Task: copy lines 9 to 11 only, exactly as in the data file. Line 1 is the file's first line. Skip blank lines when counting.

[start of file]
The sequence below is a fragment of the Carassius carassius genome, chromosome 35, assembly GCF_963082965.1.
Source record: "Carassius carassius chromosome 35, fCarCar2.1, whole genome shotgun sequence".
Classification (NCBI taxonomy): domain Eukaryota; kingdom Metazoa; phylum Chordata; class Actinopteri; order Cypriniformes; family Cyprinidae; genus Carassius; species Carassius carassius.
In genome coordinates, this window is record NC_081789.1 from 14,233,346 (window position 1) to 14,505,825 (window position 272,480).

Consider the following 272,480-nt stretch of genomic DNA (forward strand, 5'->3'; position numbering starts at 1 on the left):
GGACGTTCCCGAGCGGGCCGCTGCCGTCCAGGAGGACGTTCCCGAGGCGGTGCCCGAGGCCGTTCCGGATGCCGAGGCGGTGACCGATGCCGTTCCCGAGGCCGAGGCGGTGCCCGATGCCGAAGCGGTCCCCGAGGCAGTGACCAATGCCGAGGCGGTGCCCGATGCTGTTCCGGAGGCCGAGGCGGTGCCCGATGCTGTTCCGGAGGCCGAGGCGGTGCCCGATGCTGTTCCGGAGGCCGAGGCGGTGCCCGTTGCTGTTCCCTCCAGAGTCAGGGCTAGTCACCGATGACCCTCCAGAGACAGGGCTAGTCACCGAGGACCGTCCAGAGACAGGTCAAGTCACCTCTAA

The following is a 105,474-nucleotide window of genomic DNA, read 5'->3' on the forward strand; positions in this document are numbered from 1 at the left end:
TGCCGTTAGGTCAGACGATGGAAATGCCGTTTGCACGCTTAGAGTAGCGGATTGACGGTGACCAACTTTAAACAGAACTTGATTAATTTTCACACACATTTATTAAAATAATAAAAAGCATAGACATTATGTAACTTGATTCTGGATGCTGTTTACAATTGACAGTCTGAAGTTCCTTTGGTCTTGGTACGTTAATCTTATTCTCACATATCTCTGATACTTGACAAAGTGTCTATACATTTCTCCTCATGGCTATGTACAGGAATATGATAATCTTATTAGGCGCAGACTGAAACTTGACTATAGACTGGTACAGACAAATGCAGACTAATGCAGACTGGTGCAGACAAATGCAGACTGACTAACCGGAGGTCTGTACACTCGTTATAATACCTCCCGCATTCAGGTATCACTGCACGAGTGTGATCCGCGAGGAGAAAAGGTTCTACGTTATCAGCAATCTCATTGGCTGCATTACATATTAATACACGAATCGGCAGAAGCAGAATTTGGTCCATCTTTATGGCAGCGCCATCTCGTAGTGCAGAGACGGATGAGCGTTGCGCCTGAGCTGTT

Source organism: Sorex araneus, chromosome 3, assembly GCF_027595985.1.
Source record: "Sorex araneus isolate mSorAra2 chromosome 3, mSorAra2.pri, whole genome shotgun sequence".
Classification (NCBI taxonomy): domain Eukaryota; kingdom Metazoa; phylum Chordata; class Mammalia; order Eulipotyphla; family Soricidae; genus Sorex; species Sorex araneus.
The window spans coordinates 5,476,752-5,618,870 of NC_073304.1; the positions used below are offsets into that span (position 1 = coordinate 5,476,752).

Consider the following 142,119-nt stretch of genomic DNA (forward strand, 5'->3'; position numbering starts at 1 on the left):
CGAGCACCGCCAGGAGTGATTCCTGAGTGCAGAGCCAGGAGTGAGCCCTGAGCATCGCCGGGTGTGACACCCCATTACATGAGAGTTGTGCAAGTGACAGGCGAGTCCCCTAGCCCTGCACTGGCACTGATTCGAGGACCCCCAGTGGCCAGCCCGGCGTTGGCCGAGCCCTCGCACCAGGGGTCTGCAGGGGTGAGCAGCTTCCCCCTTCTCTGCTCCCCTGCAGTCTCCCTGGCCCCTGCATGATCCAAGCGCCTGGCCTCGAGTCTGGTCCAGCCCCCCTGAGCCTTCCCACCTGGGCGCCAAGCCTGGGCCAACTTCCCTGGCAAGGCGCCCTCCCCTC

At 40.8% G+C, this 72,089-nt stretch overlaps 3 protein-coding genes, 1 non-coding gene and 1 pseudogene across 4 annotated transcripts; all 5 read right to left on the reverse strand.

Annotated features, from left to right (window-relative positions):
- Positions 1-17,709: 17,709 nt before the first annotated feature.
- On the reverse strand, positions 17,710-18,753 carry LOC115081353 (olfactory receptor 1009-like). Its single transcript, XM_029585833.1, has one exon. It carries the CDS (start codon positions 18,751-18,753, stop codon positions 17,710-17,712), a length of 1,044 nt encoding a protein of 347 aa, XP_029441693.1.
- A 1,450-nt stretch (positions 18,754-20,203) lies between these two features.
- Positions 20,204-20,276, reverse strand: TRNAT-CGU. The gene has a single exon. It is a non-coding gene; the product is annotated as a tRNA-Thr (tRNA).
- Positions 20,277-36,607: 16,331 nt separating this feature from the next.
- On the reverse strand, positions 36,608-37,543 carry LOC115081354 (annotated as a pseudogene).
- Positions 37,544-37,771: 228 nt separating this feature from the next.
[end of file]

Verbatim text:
Source organism: Sorex araneus, chromosome 3, assembly GCF_027595985.1.
Source record: "Sorex araneus isolate mSorAra2 chromosome 3, mSorAra2.pri, whole genome shotgun sequence".
Classification (NCBI taxonomy): domain Eukaryota; kingdom Metazoa; phylum Chordata; class Mammalia; order Eulipotyphla; family Soricidae; genus Sorex; species Sorex araneus.